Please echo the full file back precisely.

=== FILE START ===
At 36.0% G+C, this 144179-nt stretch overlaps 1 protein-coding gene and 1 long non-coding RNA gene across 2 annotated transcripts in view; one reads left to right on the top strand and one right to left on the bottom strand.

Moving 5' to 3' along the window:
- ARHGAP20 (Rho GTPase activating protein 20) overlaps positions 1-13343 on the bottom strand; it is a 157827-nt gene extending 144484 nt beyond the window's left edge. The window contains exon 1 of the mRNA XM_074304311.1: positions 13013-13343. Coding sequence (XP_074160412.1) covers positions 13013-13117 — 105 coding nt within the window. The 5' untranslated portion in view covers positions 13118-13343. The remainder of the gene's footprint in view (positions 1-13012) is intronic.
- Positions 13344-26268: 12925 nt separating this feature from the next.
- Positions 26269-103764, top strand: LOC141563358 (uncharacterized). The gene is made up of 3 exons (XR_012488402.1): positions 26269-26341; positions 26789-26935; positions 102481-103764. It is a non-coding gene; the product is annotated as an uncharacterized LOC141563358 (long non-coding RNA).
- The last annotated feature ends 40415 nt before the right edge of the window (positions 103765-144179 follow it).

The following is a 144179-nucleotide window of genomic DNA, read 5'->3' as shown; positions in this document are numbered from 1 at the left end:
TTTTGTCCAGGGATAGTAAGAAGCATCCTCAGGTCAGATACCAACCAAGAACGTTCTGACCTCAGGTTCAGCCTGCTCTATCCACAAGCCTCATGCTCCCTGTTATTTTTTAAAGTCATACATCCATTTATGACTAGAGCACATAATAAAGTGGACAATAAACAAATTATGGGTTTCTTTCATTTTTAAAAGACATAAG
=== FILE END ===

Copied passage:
At 36.0% G+C, this 144179-nt stretch overlaps 1 protein-coding gene and 1 long non-coding RNA gene across 2 annotated transcripts in view; one reads left to right on the top strand and one right to left on the bottom strand.

Moving 5' to 3' along the window:
- ARHGAP20 (Rho GTPase activating protein 20) overlaps positions 1-13343 on the bottom strand; it is a 157827-nt gene extending 144484 nt beyond the window's left edge. The window contains exon 1 of the mRNA XM_074304311.1: positions 13013-13343. Coding sequence (XP_074160412.1) covers positions 13013-13117 — 105 coding nt within the window. The 5' untranslated portion in view covers positions 13118-13343. The remainder of the gene's footprint in view (positions 1-13012) is intronic.
- Positions 13344-26268: 12925 nt separating this feature from the next.
- Positions 26269-103764, top strand: LOC141563358 (uncharacterized). The gene is made up of 3 exons (XR_012488402.1): positions 26269-26341; positions 26789-26935; positions 102481-103764. It is a non-coding gene; the product is annotated as an uncharacterized LOC141563358 (long non-coding RNA).
- The last annotated feature ends 40415 nt before the right edge of the window (positions 103765-144179 follow it).

The following is a 144179-nucleotide window of genomic DNA, read 5'->3' as shown; positions in this document are numbered from 1 at the left end:
TTTTGTCCAGGGATAGTAAGAAGCATCCTCAGGTCAGATACCAACCAAGAACGTTCTGACCTCAGGTTCAGCCTGCTCTATCCACAAGCCTCATGCTCCCTGTTATTTTTTAAAGTCATACATCCATTTATGACTAGAGCACATAATAAAGTGGACAATAAACAAATTATGGGTTTCTTTCATTTTTAAAAGACATAAG